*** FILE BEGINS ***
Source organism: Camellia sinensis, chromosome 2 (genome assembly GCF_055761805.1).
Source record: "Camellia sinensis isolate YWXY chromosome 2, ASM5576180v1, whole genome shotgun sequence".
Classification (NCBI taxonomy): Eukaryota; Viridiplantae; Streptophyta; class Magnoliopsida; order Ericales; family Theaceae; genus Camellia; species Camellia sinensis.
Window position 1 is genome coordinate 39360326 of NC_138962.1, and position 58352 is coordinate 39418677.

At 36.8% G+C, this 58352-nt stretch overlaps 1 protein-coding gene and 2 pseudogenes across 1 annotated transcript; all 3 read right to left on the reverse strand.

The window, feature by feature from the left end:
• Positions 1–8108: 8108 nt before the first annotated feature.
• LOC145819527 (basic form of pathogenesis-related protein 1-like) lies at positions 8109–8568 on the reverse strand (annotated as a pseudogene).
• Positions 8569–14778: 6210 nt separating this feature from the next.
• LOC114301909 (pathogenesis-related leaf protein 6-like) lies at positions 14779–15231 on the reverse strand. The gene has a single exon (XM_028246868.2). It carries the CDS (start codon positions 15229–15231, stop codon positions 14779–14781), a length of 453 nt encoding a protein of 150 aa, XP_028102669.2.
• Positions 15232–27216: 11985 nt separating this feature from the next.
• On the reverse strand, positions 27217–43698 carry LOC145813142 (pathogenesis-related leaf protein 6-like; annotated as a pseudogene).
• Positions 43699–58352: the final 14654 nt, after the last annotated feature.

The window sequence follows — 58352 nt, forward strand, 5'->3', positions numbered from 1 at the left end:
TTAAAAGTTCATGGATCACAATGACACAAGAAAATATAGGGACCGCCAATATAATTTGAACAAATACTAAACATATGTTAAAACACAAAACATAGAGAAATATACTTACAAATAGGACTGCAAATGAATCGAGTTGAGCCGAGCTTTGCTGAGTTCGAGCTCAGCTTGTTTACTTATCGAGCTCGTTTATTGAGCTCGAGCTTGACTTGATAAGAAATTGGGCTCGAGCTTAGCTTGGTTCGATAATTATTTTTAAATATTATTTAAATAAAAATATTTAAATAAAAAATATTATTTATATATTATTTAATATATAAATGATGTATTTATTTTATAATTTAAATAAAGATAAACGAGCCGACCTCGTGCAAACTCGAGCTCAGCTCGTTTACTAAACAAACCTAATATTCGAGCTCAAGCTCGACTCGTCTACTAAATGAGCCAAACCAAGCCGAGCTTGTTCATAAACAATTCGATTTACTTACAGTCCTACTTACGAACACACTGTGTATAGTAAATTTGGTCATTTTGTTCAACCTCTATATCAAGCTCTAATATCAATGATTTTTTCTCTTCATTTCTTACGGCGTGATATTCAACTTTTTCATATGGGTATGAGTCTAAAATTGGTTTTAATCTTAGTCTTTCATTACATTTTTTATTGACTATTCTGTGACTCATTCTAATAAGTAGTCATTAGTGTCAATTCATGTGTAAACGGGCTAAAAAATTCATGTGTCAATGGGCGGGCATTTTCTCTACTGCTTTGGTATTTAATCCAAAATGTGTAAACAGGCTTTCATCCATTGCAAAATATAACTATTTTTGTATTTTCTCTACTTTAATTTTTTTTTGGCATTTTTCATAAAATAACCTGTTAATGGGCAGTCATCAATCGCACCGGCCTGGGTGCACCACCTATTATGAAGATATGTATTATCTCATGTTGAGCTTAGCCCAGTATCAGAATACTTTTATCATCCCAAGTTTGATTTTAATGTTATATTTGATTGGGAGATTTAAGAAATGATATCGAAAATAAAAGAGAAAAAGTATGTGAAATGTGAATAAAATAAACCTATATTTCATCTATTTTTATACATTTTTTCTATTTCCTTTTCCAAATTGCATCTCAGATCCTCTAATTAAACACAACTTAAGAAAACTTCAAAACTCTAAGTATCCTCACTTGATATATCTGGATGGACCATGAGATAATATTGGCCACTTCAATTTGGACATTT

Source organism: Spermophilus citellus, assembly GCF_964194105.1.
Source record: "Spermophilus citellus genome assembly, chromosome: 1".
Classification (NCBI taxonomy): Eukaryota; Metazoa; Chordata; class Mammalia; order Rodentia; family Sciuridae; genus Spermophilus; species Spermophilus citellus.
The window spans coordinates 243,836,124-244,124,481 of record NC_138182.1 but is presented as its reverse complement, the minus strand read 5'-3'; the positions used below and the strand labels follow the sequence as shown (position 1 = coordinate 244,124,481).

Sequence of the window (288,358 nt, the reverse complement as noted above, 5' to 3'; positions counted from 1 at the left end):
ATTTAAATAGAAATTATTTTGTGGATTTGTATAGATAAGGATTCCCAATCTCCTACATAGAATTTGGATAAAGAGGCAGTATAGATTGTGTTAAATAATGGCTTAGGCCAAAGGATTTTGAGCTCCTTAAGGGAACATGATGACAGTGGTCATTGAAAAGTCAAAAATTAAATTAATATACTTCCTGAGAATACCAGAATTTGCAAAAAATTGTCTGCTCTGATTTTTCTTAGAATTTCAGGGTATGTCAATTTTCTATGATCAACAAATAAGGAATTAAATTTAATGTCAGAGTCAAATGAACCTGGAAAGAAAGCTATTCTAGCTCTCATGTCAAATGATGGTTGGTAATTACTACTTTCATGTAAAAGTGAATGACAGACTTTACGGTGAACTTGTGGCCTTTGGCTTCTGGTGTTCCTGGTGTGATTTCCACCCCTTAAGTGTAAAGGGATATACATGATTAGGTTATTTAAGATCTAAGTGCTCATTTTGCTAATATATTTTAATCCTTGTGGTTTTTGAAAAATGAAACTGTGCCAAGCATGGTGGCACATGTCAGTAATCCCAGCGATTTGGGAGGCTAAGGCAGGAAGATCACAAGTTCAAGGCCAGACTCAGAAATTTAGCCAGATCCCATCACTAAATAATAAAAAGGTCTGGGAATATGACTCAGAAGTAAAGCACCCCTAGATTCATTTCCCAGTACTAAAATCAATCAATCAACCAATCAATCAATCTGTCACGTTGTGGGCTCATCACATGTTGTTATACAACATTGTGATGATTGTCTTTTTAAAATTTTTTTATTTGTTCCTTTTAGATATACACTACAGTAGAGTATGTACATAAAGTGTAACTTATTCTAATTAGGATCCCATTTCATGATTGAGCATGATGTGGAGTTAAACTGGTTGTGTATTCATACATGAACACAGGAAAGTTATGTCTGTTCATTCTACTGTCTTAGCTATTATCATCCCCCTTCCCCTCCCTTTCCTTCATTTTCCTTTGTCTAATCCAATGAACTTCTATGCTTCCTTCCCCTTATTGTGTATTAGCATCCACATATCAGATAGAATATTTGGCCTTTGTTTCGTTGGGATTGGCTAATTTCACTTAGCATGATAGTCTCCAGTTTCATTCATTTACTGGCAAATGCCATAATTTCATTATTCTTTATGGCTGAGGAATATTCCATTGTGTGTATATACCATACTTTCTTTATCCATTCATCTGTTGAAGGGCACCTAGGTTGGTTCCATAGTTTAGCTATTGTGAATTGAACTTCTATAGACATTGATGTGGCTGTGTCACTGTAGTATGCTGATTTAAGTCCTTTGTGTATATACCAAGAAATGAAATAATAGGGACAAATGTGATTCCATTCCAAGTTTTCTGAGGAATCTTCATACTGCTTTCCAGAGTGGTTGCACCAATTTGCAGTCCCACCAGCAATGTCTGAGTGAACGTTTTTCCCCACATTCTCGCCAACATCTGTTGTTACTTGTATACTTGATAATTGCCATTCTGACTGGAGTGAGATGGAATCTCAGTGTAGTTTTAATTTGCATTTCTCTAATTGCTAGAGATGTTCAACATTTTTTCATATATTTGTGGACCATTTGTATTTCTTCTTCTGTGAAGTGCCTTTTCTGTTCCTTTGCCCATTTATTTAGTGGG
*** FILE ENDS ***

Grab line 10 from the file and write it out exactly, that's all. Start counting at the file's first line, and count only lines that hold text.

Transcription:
• LOC114301909 (pathogenesis-related leaf protein 6-like) lies at positions 14779–15231 on the reverse strand. The gene has a single exon (XM_028246868.2). It carries the CDS (start codon positions 15229–15231, stop codon positions 14779–14781), a length of 453 nt encoding a protein of 150 aa, XP_028102669.2.